In the aftermath of a Minneapolis police officer’s murder of George Floyd, some of our nation’s media have turned to some crucial questions which must be addressed:
Should we condemn looting?
Yes, we should condemn the looting of the Global South by Western militaries and multinational corporations. We should fear the terrifying possibility that the COVID-19 vaccine will be enclosed, privatized, and sold for profit; and the looting of underdeveloped nations and underinsured people that would ensue.
We should fight back against the looting of underdeveloped nations’ coffers by odious debts and structural adjustment programs being drawn up and imposed by international institutions at this very minute.
But should we care about the other kind of looting?
It would take a heartless monster not to care about the looting of homes and buildings by vulture capitalists. We should organize against the impending wave of evictions that will crash into our communities as soon as courts reopen. And we should fight back against the theft of stable homes and schools; the unnecessary destruction of lives due to their prioritizing food over rent.
We care that whole working-class communities will be gentrified, their buildings replaced with housing for wealthier, whiter families, who bring in a bigger haul of loot for the landlord. We should be outraged that police are looting homeless people’s encampments, and we must demand that safe vacant homes and rooms no longer be hoarded away from unhoused people.
Should we care about actual looting?!?
Of course! Private equity stands to make a fortune off the bankruptcy of businesses around the country. By firing workers and raiding their pensions, they’ll make off with the bag. We care about the attempt to loot the United States Postal Service, for example, destroying countless good union jobs and an essential public service in order to dismantle a publicly owned institution and turn it into a private business to generate profit.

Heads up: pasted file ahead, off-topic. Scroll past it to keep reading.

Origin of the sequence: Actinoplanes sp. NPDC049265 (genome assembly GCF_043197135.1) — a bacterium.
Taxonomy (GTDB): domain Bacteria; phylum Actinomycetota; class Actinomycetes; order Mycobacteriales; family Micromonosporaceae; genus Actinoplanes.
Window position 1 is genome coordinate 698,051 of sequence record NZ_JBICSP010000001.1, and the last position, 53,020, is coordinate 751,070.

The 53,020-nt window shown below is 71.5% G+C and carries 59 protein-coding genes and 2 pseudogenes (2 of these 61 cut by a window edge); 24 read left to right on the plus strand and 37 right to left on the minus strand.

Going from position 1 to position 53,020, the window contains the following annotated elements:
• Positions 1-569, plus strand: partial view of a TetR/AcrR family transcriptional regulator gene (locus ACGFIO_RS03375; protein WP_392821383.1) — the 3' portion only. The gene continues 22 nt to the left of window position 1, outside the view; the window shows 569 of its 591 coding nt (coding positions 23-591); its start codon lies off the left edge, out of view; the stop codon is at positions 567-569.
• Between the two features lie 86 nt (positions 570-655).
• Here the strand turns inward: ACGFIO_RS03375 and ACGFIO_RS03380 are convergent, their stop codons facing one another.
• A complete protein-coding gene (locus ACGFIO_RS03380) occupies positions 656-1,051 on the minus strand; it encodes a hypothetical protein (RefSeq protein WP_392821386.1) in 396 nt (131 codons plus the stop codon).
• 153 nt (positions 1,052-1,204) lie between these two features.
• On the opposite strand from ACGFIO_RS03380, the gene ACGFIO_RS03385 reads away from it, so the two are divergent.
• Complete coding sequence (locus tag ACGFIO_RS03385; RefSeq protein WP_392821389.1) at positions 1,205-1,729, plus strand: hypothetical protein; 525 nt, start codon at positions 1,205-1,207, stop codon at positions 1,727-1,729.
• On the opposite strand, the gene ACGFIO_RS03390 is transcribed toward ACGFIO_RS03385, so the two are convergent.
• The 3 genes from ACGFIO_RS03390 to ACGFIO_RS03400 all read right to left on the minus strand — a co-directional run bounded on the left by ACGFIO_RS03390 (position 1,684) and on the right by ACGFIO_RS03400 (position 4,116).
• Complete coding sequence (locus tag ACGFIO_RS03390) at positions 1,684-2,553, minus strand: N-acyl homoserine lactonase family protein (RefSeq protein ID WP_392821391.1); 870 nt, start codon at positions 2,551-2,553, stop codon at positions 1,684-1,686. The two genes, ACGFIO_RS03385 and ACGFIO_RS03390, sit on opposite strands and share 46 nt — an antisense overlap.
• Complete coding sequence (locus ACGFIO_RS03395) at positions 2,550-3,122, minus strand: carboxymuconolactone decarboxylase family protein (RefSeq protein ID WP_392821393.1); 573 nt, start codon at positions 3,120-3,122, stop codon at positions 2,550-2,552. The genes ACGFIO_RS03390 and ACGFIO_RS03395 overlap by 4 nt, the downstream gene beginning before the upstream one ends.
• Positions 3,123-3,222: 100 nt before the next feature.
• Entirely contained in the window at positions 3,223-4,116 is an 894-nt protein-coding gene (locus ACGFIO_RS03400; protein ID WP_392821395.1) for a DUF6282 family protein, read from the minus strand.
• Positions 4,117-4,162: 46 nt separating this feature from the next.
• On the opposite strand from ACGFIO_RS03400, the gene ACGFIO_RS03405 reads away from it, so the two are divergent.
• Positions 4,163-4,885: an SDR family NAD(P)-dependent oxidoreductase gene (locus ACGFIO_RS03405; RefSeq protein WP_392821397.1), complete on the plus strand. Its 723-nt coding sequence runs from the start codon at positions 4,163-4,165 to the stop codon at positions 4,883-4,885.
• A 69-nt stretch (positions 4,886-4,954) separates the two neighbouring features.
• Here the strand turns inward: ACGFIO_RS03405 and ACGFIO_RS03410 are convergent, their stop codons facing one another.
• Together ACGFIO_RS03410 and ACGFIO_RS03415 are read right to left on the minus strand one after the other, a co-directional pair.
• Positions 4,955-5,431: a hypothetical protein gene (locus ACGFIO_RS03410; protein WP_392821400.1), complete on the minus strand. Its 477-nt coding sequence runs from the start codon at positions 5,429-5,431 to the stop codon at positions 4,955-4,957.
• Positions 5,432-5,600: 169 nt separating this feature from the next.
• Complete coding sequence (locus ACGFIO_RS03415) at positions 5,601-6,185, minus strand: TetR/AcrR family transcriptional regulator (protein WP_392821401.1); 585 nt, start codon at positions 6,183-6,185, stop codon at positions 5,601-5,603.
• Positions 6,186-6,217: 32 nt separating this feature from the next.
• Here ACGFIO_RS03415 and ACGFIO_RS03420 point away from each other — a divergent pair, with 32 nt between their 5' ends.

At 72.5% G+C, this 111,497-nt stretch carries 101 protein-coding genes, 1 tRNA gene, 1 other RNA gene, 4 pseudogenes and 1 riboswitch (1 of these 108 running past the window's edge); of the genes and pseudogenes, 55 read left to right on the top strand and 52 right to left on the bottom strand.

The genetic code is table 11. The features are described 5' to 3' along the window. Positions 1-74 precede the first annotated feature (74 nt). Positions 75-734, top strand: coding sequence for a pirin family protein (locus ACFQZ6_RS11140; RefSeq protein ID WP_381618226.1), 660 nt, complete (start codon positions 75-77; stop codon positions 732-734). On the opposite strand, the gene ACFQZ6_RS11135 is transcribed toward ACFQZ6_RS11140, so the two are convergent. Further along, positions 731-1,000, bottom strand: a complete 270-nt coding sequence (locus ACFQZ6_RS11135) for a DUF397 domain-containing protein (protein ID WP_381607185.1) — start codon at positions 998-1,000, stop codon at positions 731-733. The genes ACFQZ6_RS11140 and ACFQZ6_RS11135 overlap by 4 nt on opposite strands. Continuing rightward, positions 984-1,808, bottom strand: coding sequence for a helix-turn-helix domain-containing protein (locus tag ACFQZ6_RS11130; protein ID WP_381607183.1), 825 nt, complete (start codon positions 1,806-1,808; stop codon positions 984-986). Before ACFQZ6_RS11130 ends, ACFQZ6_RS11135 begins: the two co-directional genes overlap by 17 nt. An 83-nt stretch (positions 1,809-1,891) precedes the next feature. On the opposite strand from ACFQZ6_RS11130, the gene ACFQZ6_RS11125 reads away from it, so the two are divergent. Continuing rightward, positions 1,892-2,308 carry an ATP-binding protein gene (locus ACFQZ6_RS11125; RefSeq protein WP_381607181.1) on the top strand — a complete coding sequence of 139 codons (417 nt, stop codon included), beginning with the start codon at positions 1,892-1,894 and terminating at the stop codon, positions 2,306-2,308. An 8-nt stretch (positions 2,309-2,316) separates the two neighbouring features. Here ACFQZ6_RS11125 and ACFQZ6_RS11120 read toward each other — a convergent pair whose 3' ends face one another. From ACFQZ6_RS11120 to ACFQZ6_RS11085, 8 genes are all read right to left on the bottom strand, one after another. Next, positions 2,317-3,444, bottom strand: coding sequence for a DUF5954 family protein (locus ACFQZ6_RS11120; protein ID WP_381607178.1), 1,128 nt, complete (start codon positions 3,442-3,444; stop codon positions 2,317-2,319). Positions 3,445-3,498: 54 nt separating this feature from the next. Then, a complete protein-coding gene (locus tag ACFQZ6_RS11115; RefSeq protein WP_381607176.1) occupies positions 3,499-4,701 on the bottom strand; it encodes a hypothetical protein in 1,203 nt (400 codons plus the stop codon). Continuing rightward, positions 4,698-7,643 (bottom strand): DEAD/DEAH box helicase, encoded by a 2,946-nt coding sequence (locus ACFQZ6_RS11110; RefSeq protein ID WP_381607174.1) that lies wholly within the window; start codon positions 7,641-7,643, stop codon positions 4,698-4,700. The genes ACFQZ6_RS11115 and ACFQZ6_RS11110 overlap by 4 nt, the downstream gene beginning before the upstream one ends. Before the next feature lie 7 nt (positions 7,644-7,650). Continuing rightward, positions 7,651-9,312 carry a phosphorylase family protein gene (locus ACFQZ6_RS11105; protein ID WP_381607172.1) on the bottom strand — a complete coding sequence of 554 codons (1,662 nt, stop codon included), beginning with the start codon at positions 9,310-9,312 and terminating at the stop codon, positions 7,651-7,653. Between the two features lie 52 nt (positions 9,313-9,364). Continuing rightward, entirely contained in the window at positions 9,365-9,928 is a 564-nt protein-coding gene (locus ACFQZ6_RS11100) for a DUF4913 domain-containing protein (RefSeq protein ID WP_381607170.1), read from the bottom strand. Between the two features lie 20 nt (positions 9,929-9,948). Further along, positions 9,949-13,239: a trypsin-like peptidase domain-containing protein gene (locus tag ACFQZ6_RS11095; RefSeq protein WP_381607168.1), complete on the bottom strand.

We are outraged by the ongoing looting of local and state government welfare programs by a federal Republican Party that wishes to see them destroyed and a House Democratic leadership whose solution to this issue is to give the rich in blue states a gigantic tax break. We are disgusted that representatives who claim to stand for workers and oppressed people will gladly allow their standards of living to collapse while passing tax cuts for the rich.
Without organizing a powerful labor fightback, we will see the actual looting of public coffers while the billionaire class has become $434 billion richer during the pandemic.
But should we care about the looting of stores like Target and Autozone?
This was the destruction of property by people enraged over the murder of an innocent black man by a white police officer. Should we, like Martin Luther King’s “white moderate,” equivocate about an anti-racist uprising?
Should we blame working-class black people for lashing out at a government and economy designed to repress, exploit, and subdue them; during a pandemic in which capitalism has made it near impossible for them to survive? Should we participate in this ritual condemnation even though our media consistently treats identical acts of property destruction by sports fans as simply revelry and exuberance, and corporate looting of working-class communities as business as usual?
No. George Floyd mattered. Black lives matter. And until we can build a movement that can defeat racism and capitalism, until working people of all races unite against capitalists and their repressive apparatus, it is a good thing that bosses, government officials, and the police who protect them are sometimes reminded that black lives matter through a little proletarian fury.
If you care about looting, turn your eyes to the militaries, the police, the pharmaceutical companies, the private equity ghouls, the landlords, the real estate speculators, and the billionaires. And demand that a world once looted from the vast majority be now returned to them.